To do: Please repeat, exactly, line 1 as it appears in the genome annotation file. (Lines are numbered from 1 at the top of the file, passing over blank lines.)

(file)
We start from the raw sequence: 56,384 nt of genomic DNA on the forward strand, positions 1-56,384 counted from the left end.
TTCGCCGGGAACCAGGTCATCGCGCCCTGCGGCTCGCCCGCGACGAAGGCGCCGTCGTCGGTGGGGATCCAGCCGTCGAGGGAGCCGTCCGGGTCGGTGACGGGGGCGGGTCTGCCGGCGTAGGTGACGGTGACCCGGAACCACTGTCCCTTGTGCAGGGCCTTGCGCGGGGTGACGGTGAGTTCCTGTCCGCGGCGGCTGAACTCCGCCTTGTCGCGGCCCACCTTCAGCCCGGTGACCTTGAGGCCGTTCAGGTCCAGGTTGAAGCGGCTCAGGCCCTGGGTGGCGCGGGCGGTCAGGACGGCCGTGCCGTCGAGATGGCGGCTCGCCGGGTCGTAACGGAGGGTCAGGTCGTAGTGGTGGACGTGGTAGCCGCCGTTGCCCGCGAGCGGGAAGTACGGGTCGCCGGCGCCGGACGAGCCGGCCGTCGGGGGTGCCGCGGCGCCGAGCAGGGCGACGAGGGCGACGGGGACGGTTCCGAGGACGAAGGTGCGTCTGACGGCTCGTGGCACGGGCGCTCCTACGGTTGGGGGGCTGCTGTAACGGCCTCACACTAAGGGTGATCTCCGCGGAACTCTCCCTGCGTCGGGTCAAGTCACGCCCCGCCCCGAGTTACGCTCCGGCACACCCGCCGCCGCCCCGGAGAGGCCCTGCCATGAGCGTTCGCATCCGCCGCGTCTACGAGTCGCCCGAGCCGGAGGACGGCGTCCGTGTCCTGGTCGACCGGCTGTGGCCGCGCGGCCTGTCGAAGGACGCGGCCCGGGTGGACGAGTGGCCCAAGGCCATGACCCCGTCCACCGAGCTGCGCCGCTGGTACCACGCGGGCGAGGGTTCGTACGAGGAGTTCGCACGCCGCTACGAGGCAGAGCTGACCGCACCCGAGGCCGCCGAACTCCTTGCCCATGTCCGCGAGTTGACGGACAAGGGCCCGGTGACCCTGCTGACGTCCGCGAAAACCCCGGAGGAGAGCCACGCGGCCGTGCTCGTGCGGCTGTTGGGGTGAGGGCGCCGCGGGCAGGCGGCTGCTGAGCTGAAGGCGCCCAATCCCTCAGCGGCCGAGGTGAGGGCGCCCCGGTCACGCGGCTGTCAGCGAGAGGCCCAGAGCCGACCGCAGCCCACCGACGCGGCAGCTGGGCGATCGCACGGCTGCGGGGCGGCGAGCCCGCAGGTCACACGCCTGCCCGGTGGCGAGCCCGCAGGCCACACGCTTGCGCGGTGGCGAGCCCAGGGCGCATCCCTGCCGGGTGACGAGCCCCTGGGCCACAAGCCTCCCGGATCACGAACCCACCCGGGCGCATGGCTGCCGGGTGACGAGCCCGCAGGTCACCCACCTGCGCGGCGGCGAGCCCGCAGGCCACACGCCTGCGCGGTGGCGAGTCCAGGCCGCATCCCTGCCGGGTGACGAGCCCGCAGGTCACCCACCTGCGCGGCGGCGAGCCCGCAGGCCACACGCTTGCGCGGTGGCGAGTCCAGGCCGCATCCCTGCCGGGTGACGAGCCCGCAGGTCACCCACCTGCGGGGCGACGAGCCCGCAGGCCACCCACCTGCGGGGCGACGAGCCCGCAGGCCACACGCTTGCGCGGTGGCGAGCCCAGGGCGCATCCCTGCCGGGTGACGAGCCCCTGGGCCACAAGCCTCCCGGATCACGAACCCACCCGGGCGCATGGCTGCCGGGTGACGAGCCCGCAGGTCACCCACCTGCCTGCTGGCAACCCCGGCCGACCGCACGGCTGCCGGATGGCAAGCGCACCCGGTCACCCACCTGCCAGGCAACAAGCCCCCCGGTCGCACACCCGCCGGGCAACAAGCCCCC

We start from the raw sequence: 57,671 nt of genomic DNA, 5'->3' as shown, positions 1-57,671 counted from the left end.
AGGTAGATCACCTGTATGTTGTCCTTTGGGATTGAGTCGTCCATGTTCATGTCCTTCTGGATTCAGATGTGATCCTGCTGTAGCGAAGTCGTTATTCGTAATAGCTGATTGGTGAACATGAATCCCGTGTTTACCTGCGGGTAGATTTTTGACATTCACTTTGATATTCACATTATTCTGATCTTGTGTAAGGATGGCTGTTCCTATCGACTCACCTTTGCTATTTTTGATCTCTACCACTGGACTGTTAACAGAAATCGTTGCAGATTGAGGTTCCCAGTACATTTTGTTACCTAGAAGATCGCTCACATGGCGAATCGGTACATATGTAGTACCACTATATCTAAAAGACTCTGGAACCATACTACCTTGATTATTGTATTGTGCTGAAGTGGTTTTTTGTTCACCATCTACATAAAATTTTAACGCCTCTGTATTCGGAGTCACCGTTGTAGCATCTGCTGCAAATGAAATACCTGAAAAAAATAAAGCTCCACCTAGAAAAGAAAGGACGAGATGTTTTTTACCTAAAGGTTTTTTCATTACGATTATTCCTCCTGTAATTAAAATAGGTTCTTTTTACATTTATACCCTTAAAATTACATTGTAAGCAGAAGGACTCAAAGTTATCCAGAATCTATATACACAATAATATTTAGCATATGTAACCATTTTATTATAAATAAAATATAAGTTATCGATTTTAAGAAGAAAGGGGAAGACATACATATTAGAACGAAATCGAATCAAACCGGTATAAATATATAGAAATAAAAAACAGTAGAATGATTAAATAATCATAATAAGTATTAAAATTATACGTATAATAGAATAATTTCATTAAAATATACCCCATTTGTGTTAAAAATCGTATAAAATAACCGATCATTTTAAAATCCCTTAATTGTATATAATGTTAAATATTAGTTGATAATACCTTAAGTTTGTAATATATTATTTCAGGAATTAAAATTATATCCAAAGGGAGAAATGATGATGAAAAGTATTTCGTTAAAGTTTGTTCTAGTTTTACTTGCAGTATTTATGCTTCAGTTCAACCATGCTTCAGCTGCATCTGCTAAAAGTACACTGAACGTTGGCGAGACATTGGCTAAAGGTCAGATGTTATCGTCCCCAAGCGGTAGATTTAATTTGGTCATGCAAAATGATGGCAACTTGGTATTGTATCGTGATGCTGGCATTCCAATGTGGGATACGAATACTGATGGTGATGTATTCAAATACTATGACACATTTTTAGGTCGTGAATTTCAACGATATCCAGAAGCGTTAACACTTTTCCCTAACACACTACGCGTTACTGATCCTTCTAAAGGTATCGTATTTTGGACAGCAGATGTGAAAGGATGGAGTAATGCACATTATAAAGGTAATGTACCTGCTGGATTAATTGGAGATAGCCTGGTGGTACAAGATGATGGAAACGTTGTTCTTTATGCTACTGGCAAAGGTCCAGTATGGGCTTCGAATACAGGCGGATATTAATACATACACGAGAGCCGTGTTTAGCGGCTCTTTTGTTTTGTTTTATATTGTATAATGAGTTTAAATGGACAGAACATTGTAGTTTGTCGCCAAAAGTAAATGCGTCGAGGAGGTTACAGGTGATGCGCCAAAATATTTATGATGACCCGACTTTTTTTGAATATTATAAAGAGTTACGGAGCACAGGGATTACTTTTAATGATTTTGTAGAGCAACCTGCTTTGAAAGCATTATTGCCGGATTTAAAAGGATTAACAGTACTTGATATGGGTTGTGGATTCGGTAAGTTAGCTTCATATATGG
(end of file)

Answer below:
We start from the raw sequence: 56,384 nt of genomic DNA on the forward strand, positions 1-56,384 counted from the left end.